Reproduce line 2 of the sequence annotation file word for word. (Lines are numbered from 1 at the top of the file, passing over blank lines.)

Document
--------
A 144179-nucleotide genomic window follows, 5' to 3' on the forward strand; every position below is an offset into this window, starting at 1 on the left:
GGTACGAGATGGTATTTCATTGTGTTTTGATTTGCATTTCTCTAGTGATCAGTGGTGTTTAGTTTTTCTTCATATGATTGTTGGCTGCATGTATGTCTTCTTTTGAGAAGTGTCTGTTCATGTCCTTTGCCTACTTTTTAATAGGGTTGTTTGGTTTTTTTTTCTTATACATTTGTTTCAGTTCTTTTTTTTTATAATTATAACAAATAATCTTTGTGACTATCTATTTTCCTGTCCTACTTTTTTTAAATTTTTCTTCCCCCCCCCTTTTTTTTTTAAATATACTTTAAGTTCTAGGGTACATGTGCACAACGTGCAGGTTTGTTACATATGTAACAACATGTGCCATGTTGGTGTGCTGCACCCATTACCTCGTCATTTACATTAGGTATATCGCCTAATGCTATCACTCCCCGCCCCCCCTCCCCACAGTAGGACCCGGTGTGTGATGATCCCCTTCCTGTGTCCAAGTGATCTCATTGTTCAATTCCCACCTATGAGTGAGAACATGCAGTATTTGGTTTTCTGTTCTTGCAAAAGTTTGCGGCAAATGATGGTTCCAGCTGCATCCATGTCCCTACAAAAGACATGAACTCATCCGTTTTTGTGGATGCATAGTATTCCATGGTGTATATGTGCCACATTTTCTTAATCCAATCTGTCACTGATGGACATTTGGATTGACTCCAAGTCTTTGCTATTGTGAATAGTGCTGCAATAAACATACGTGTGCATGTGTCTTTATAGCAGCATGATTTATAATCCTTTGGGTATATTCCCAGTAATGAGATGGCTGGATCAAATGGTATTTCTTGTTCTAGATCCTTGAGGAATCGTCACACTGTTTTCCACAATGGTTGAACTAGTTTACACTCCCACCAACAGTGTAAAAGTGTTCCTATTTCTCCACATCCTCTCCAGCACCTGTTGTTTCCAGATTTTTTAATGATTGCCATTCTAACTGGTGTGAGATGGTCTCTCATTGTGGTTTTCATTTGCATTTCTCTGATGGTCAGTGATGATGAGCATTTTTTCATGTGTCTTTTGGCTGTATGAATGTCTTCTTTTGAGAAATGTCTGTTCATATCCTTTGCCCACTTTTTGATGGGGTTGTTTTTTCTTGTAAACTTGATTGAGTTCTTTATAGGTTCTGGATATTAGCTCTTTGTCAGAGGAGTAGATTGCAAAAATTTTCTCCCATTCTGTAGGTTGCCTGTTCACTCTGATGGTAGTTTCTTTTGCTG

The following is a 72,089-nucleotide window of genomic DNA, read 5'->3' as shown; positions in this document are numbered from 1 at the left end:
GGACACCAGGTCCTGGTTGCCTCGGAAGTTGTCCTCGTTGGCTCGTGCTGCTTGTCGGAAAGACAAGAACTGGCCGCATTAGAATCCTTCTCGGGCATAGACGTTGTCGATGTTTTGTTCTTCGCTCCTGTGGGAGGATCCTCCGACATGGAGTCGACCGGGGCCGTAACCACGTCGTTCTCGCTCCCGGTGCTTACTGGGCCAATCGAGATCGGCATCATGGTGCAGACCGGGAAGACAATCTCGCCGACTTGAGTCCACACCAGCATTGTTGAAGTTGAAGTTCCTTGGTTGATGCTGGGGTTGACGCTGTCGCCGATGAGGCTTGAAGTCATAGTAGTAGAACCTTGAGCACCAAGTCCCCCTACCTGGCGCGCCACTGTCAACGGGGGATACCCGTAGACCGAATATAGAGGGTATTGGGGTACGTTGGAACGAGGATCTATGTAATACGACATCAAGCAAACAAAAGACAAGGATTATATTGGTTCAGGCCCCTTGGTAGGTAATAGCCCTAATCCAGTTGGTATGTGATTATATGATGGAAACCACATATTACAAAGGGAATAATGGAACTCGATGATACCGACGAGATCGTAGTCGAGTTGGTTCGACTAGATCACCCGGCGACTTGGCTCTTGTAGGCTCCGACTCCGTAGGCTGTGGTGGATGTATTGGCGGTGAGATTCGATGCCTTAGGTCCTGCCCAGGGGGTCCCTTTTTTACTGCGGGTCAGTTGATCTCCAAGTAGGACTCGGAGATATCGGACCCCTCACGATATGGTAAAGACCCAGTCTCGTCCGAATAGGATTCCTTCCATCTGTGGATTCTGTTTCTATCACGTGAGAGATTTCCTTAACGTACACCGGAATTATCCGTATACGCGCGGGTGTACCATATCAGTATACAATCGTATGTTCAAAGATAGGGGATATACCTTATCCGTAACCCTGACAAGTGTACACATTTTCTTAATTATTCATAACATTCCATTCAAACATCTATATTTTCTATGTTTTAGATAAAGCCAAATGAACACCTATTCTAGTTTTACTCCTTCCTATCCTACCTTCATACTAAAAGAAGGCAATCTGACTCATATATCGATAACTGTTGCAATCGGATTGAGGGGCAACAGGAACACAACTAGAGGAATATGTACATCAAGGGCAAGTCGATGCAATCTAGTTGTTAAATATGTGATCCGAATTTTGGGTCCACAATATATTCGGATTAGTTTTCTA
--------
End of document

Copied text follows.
GGTACGAGATGGTATTTCATTGTGTTTTGATTTGCATTTCTCTAGTGATCAGTGGTGTTTAGTTTTTCTTCATATGATTGTTGGCTGCATGTATGTCTTCTTTTGAGAAGTGTCTGTTCATGTCCTTTGCCTACTTTTTAATAGGGTTGTTTGGTTTTTTTTTCTTATACATTTGTTTCAGTTCTTTTTTTTTATAATTATAACAAATAATCTTTGTGACTATCTATTTTCCTGTCCTACTTTTTTTAAATTTTTCTTCCCCCCCCCTTTTTTTTTTAAATATACTTTAAGTTCTAGGGTACATGTGCACAACGTGCAGGTTTGTTACATATGTAACAACATGTGCCATGTTGGTGTGCTGCACCCATTACCTCGTCATTTACATTAGGTATATCGCCTAATGCTATCACTCCCCGCCCCCCCTCCCCACAGTAGGACCCGGTGTGTGATGATCCCCTTCCTGTGTCCAAGTGATCTCATTGTTCAATTCCCACCTATGAGTGAGAACATGCAGTATTTGGTTTTCTGTTCTTGCAAAAGTTTGCGGCAAATGATGGTTCCAGCTGCATCCATGTCCCTACAAAAGACATGAACTCATCCGTTTTTGTGGATGCATAGTATTCCATGGTGTATATGTGCCACATTTTCTTAATCCAATCTGTCACTGATGGACATTTGGATTGACTCCAAGTCTTTGCTATTGTGAATAGTGCTGCAATAAACATACGTGTGCATGTGTCTTTATAGCAGCATGATTTATAATCCTTTGGGTATATTCCCAGTAATGAGATGGCTGGATCAAATGGTATTTCTTGTTCTAGATCCTTGAGGAATCGTCACACTGTTTTCCACAATGGTTGAACTAGTTTACACTCCCACCAACAGTGTAAAAGTGTTCCTATTTCTCCACATCCTCTCCAGCACCTGTTGTTTCCAGATTTTTTAATGATTGCCATTCTAACTGGTGTGAGATGGTCTCTCATTGTGGTTTTCATTTGCATTTCTCTGATGGTCAGTGATGATGAGCATTTTTTCATGTGTCTTTTGGCTGTATGAATGTCTTCTTTTGAGAAATGTCTGTTCATATCCTTTGCCCACTTTTTGATGGGGTTGTTTTTTCTTGTAAACTTGATTGAGTTCTTTATAGGTTCTGGATATTAGCTCTTTGTCAGAGGAGTAGATTGCAAAAATTTTCTCCCATTCTGTAGGTTGCCTGTTCACTCTGATGGTAGTTTCTTTTGCTG